October 1980
Volume 19, Issue 10
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Articles  |   October 1980
Evidence for a role of the plasminogen activator--plasmin system in corneal ulceration.
Investigative Ophthalmology & Visual Science October 1980, Vol.19, 1204-1221. doi:
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      M Berman, R Leary, J Gage; Evidence for a role of the plasminogen activator--plasmin system in corneal ulceration.. Invest. Ophthalmol. Vis. Sci. 1980;19(10):1204-1221.

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      © ARVO (1962-2015); The Authors (2016-present)

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Abstract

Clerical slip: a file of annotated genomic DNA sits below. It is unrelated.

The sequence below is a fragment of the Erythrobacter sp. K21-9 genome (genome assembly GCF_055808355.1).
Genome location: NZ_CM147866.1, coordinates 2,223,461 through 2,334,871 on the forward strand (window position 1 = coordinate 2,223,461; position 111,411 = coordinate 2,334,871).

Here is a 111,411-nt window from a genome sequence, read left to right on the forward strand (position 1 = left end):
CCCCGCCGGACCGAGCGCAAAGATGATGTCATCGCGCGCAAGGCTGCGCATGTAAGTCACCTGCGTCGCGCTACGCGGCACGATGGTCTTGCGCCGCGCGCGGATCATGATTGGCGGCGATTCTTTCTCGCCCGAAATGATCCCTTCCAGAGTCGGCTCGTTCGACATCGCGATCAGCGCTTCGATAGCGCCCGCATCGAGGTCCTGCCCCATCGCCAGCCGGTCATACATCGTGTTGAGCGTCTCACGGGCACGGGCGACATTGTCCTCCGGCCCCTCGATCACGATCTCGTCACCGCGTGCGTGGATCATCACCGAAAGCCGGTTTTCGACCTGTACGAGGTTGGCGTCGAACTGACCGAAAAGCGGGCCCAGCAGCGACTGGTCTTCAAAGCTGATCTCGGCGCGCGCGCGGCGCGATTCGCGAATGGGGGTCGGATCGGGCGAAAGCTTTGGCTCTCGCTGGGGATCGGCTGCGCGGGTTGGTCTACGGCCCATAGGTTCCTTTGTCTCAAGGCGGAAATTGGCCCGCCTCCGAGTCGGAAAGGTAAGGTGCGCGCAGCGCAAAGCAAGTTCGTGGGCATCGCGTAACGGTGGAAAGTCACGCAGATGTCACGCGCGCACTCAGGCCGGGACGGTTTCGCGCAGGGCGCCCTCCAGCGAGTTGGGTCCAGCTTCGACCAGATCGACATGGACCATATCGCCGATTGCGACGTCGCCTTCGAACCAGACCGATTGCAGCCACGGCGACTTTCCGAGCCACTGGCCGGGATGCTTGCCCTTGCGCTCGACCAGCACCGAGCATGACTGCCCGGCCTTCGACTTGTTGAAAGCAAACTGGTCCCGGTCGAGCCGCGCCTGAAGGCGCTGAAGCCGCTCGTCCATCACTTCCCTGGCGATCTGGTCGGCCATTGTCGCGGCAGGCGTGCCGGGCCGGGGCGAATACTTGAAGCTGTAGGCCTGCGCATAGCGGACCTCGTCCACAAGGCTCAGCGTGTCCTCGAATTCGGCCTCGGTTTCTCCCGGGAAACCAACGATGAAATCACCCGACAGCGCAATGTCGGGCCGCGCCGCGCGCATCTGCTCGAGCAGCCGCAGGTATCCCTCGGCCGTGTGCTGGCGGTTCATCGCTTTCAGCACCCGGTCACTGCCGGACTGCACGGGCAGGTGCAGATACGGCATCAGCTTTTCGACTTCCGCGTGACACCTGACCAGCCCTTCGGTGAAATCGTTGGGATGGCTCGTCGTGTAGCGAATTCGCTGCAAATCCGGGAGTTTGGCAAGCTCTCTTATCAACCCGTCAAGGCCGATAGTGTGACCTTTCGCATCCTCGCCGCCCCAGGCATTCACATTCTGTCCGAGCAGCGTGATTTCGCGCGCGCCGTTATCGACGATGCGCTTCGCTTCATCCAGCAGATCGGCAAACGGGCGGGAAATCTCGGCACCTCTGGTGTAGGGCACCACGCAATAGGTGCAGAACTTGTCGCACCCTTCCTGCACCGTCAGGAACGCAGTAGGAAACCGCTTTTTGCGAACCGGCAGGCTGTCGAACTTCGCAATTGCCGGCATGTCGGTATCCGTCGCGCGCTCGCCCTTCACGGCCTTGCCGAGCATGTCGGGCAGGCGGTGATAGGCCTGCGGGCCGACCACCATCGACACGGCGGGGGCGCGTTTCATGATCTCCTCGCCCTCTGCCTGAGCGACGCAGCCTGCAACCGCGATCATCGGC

Plasminogen is present in the cornea andcan be activated to plasmin by plasminogen activator. Plasmin is able, in turn, to activate latent collagenase. This system could initiate and perpetuate the collagen degradation of corneal ulceration. This report details evidence for such a system in the cornea. Plasmin has been found to activate latent collagenase from organ cultures of ulcerating rabbit corneas and from fibroblast cultures derived from such corneas. As in the case of activation by trypsin, activation by plasmin results in the conversion of the 40,000 MW latent form to an active species of 23,000 MW. Explants of normal or alkali-burned, ulcerating corneas demonstrated plasminogen-dependent lysis of fibrin clots; frozen sections of such corneas demonstrated that lysis begins in the superficial stroma near the periphery of the cornea. Multiply freeze-thawed ulcerating corneas, but not normal corneas, showed initial lysis, not peripherally but at the ulcer region containing polymorphonuclear leukocytes. The fact that the peripheral lytic pattern existed in corneas that were obtained from eyes prefrozen in liquid nitrogen before excision of the corneas would suggest that plasminogen activator is normally contained in cells in vivo and is not made only in response to tissue injury. There was no correlation between the location of blood vessels or the presence of the corneal endothelium and the plasminogen-dependent lysis. Plasminogen activator from the ulcerating cornea and from fibroblasts was characterized by sodium dodecyl sulfate--gel electrophoresis of its cleavage products of plasminogen. The activator cleaves plasminogen into heavy- and light-chain fragments similar to those produced from plasminogen by urokinase. Plasminogen activator activity was quantitated by a new assay that restricts diffusion of the enzyme to one dimension into a narrow bore tube. The addition of plasminogen daily to cultures of ulcerating corneas resulted in earlier rises of plasminogen activator, collagenase, and collagen degradation fragments in the culture media. Although total plasminogen activator levels were not increased by the addition of plasminogen to culture, levels of both collagenase and solubilized collagen were approximately doubled. It is concluded that the plasminogen activator--plasmin system might play an important role in the destruction of stromal matrix in corneal ulceration.

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